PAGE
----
A Poem by Victoria Peterson-Hilleque

I want a chance to do it again,
give Dorothy the last sponge bath, be more
careful with her sore shoulder

this time. I would not chatter
on and on about when the nurse washed
my hair after bunion surgery.

I would ask her about living
at the convent; her desire to be a saint.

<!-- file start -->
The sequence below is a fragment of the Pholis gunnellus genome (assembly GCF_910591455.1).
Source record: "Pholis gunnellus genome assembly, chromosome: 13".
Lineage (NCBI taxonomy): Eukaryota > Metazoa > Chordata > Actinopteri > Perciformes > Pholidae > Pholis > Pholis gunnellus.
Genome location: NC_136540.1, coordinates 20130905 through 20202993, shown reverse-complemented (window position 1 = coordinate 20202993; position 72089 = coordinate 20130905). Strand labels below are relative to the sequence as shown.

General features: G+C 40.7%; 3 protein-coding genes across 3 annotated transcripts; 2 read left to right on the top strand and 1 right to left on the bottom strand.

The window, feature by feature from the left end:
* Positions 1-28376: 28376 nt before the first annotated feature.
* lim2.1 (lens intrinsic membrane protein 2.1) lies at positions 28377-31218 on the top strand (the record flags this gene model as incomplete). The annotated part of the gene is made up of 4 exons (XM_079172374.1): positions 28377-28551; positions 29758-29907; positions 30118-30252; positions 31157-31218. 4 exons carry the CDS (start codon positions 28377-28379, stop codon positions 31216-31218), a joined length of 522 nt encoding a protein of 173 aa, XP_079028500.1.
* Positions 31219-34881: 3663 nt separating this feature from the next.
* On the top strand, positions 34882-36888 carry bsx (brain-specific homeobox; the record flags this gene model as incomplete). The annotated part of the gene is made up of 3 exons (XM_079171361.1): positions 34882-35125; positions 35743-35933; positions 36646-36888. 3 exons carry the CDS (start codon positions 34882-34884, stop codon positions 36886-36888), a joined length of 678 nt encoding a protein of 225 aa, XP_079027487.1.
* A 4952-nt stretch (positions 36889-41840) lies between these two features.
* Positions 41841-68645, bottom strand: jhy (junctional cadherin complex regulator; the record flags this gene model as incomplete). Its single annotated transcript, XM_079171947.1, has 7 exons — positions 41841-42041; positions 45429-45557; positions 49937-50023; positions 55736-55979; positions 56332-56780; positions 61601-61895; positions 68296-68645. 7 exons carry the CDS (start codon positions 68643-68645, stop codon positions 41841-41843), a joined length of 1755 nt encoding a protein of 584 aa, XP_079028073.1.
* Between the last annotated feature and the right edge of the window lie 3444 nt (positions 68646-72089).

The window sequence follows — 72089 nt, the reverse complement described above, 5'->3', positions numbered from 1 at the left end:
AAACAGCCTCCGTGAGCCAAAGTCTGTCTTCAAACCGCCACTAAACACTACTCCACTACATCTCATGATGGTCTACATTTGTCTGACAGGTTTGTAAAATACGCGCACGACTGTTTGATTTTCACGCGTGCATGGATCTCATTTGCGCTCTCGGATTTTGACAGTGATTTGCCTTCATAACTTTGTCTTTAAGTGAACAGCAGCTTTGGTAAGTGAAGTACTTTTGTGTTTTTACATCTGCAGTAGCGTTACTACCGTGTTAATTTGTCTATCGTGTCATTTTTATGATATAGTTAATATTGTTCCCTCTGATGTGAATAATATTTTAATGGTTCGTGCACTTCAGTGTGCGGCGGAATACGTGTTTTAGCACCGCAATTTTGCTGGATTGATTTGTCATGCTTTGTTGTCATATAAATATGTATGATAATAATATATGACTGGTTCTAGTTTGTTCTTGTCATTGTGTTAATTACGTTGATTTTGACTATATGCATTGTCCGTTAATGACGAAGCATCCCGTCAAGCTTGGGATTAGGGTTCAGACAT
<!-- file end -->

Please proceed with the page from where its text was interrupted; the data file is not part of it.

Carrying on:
She would tell me about the farm,

when her mother tied her
to the back of the tractor and plowed the fields.
I would slowly rinse the soap listening,

ask her to tell me about the day
she knew she was on her own. She stood
at the bottom of a steep,

steep hill thick, slick
with ice. She took a few minutes
to acknowledge no one

would rescue her.
I want to ask her how she
made her way up.


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